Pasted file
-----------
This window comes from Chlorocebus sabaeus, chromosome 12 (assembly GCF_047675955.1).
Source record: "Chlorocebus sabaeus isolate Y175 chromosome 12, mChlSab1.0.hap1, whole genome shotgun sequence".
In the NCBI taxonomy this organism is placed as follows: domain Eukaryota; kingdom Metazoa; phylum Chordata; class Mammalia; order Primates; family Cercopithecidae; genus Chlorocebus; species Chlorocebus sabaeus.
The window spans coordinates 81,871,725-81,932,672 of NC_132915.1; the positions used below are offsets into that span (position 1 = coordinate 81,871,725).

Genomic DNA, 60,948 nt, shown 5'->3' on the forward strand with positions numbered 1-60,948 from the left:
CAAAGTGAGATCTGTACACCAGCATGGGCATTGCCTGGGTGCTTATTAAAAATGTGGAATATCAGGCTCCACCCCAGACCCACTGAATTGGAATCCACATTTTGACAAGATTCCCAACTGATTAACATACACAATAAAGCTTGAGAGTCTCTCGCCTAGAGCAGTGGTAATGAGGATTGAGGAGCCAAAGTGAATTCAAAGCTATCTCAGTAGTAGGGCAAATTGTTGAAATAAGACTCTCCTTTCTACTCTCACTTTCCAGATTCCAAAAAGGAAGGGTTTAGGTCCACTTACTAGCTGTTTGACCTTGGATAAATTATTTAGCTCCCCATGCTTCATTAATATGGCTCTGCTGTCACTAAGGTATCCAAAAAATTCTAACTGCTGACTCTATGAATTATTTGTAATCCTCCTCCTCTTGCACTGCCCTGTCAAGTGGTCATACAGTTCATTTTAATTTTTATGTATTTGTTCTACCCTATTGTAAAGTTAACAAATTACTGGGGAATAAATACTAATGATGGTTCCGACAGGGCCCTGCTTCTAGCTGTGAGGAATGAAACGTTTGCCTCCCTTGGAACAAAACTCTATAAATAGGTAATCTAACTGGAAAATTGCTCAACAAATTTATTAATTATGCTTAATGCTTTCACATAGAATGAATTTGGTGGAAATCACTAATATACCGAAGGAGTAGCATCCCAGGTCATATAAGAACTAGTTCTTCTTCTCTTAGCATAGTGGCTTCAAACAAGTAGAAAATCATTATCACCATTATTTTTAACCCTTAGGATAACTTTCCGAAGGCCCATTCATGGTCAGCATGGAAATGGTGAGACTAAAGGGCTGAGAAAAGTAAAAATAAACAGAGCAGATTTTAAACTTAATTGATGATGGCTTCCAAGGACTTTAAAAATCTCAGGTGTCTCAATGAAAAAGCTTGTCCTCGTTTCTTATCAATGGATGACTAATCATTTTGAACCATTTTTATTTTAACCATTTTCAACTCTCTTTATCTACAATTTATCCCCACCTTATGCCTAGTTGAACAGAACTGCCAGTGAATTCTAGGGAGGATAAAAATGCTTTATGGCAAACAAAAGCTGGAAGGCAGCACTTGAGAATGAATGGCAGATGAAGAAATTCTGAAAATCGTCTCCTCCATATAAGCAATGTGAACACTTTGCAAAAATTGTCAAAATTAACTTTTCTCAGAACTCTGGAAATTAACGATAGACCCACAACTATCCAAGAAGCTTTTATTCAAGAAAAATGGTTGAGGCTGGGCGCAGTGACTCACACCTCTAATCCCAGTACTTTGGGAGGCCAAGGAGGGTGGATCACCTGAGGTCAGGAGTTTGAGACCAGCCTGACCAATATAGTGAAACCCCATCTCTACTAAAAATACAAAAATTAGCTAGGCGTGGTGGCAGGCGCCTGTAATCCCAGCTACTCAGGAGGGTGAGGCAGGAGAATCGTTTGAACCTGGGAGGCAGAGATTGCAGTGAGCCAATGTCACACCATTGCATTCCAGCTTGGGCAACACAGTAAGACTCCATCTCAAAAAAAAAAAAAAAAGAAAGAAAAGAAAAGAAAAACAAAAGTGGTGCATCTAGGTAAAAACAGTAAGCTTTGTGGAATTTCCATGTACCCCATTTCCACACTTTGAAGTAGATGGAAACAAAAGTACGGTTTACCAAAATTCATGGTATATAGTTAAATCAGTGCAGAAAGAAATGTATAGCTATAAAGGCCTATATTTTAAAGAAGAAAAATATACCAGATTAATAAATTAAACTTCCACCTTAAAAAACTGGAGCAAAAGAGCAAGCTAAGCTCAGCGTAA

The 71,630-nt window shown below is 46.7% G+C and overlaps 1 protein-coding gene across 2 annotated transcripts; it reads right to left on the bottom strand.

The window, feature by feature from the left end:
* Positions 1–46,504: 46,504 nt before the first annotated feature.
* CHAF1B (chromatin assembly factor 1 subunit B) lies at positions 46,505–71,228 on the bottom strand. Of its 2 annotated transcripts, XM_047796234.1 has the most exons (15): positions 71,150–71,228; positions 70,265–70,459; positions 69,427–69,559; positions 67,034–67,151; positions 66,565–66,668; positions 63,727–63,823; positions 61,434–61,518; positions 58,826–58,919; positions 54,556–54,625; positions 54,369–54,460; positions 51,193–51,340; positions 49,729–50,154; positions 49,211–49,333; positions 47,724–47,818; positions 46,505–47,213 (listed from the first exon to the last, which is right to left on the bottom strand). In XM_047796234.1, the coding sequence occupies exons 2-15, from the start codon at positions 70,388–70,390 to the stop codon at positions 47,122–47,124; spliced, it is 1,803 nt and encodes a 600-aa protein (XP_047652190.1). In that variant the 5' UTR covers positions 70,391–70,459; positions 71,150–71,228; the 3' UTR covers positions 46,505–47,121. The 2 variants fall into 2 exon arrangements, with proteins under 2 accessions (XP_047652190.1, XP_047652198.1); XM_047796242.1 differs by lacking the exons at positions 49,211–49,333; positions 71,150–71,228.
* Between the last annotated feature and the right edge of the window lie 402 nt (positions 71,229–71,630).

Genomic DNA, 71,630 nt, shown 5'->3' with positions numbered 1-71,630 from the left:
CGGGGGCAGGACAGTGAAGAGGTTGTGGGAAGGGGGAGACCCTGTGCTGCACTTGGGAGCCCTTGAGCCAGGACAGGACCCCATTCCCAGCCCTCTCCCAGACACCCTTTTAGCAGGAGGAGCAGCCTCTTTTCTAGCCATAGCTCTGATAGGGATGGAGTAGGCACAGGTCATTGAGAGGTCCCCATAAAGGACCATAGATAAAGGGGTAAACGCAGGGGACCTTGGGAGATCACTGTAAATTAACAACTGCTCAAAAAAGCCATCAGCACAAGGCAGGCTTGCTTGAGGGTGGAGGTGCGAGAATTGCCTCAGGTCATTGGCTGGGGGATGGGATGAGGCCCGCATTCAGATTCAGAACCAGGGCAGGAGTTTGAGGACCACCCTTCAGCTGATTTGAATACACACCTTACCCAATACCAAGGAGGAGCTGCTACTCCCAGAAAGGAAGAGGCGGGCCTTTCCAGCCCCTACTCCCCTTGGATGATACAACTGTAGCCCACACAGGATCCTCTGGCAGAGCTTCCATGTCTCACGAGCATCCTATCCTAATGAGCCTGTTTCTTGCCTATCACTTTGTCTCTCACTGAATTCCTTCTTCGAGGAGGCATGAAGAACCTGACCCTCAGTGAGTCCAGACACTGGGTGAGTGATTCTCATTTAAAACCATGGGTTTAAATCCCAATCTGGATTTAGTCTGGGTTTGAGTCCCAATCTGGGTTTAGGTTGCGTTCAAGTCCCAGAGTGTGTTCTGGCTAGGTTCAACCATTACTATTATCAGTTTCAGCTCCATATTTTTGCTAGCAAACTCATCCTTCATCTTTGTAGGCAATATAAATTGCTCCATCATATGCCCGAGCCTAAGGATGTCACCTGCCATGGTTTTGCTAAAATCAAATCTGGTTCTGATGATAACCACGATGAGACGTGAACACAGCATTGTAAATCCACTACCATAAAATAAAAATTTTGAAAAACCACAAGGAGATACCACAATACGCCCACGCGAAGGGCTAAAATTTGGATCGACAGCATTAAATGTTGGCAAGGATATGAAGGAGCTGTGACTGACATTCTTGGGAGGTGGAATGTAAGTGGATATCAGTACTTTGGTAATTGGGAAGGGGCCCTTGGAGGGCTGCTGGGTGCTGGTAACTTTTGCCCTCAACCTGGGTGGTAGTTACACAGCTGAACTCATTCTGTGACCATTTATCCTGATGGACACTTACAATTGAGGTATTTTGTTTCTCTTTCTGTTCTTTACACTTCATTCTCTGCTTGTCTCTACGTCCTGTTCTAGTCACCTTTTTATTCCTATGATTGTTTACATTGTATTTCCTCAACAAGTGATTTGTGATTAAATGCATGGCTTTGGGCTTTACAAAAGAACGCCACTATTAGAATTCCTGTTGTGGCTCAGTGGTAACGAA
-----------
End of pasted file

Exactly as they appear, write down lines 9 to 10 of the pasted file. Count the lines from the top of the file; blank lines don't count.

* Positions 1–46,504: 46,504 nt before the first annotated feature.
* CHAF1B (chromatin assembly factor 1 subunit B) lies at positions 46,505–71,228 on the bottom strand. Of its 2 annotated transcripts, XM_047796234.1 has the most exons (15): positions 71,150–71,228; positions 70,265–70,459; positions 69,427–69,559; positions 67,034–67,151; positions 66,565–66,668; positions 63,727–63,823; positions 61,434–61,518; positions 58,826–58,919; positions 54,556–54,625; positions 54,369–54,460; positions 51,193–51,340; positions 49,729–50,154; positions 49,211–49,333; positions 47,724–47,818; positions 46,505–47,213 (listed from the first exon to the last, which is right to left on the bottom strand). In XM_047796234.1, the coding sequence occupies exons 2-15, from the start codon at positions 70,388–70,390 to the stop codon at positions 47,122–47,124; spliced, it is 1,803 nt and encodes a 600-aa protein (XP_047652190.1). In that variant the 5' UTR covers positions 70,391–70,459; positions 71,150–71,228; the 3' UTR covers positions 46,505–47,121. The 2 variants fall into 2 exon arrangements, with proteins under 2 accessions (XP_047652190.1, XP_047652198.1); XM_047796242.1 differs by lacking the exons at positions 49,211–49,333; positions 71,150–71,228.